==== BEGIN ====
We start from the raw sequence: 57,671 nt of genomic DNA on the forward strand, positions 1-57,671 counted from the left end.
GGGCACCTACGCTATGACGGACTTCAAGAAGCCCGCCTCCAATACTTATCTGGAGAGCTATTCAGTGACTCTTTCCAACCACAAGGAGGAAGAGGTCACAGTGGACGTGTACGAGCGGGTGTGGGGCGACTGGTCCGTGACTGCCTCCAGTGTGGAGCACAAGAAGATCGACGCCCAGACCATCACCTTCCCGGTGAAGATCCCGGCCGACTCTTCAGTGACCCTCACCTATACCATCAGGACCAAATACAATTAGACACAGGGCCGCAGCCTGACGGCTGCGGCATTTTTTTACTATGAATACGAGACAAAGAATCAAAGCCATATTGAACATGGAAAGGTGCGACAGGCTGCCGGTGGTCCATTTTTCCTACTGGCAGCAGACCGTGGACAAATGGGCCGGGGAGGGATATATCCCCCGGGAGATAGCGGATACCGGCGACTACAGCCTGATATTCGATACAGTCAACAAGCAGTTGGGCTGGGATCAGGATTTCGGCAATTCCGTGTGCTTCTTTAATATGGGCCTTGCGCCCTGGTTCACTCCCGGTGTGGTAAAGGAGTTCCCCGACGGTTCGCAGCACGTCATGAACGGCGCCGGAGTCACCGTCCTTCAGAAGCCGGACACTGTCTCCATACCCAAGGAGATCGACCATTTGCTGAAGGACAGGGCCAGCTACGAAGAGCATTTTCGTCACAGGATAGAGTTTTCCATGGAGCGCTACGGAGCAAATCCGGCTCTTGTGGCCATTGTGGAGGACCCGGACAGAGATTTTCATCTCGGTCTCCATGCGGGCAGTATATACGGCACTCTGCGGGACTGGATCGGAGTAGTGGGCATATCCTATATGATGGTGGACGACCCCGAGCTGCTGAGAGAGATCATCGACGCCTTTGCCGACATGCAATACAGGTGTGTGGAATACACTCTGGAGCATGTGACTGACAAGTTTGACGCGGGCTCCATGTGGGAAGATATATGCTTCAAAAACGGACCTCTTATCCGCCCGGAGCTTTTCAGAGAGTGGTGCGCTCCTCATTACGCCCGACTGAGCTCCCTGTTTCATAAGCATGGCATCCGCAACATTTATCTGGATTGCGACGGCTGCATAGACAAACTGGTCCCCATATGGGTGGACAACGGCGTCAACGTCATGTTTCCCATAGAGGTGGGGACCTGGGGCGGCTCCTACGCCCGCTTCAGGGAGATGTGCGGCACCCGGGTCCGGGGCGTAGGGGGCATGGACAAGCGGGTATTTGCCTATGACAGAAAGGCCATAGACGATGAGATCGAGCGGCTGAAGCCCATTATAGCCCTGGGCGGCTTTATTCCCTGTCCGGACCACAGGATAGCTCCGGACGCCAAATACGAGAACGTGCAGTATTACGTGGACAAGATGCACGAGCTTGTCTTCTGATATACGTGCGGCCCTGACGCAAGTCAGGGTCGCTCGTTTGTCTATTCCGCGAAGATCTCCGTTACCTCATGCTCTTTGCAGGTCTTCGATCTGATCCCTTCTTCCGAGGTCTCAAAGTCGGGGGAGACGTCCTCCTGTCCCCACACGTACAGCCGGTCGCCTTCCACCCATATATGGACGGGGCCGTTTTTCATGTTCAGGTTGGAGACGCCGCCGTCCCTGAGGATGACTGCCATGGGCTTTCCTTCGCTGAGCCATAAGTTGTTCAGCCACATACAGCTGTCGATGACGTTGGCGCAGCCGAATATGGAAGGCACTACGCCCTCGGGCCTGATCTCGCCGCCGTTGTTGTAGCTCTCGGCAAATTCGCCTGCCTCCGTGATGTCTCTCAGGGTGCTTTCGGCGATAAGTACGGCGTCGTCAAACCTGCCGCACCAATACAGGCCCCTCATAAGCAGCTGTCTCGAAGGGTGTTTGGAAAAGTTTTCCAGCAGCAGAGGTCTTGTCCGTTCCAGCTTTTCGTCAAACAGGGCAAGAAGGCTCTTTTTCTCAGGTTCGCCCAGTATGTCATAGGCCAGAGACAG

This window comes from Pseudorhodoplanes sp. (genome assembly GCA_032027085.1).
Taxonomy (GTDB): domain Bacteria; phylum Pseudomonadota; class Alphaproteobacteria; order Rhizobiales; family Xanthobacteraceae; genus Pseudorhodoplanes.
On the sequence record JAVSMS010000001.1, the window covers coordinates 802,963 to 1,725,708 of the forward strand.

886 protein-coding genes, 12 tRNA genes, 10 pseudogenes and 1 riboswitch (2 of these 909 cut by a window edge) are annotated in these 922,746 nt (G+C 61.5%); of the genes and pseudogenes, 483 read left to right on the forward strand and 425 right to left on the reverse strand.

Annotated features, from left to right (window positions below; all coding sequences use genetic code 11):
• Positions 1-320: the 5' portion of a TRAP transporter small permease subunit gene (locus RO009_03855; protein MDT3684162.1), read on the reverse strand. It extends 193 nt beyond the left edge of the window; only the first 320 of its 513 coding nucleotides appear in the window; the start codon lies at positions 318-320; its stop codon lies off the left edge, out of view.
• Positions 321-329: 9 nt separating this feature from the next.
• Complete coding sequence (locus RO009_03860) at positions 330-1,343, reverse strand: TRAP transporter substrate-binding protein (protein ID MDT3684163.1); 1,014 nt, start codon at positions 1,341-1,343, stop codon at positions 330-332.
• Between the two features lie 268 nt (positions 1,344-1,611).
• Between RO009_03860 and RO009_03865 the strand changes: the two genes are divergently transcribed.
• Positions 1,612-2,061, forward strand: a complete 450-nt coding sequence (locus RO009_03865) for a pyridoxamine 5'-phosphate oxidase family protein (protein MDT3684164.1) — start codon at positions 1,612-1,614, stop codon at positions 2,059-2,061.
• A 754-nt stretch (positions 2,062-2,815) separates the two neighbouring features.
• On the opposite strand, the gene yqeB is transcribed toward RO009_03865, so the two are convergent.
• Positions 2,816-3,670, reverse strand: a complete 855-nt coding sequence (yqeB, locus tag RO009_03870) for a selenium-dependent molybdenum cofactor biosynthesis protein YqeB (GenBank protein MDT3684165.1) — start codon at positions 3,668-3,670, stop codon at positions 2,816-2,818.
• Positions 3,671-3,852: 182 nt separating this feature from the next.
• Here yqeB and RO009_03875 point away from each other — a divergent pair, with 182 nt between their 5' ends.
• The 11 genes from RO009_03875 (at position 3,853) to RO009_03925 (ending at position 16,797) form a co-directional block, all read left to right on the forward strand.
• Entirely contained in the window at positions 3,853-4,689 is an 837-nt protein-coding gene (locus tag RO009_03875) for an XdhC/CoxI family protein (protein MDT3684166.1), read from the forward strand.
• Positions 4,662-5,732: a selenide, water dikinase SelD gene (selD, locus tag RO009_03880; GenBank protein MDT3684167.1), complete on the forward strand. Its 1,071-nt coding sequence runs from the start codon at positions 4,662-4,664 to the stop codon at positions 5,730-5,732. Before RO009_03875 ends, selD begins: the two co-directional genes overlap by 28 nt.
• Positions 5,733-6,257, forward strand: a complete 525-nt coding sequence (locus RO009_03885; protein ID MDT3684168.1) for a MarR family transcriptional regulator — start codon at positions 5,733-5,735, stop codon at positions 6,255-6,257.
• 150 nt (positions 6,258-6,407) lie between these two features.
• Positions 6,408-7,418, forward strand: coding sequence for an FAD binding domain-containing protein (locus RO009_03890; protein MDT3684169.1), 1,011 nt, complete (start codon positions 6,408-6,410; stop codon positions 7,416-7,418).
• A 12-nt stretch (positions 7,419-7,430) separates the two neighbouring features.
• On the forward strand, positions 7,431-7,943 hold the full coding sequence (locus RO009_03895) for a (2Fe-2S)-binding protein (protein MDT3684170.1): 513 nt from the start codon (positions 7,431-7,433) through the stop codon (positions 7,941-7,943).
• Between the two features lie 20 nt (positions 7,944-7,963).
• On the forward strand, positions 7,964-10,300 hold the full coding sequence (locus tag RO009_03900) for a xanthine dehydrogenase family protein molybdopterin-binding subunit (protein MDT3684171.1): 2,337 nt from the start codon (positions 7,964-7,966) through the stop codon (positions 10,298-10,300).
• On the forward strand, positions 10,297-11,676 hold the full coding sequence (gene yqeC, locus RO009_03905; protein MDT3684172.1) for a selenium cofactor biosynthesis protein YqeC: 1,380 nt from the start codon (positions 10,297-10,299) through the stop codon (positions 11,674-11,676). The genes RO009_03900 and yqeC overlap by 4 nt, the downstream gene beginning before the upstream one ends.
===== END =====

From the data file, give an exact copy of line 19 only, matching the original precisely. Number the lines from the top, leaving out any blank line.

• The 11 genes from RO009_03875 (at position 3,853) to RO009_03925 (ending at position 16,797) form a co-directional block, all read left to right on the forward strand.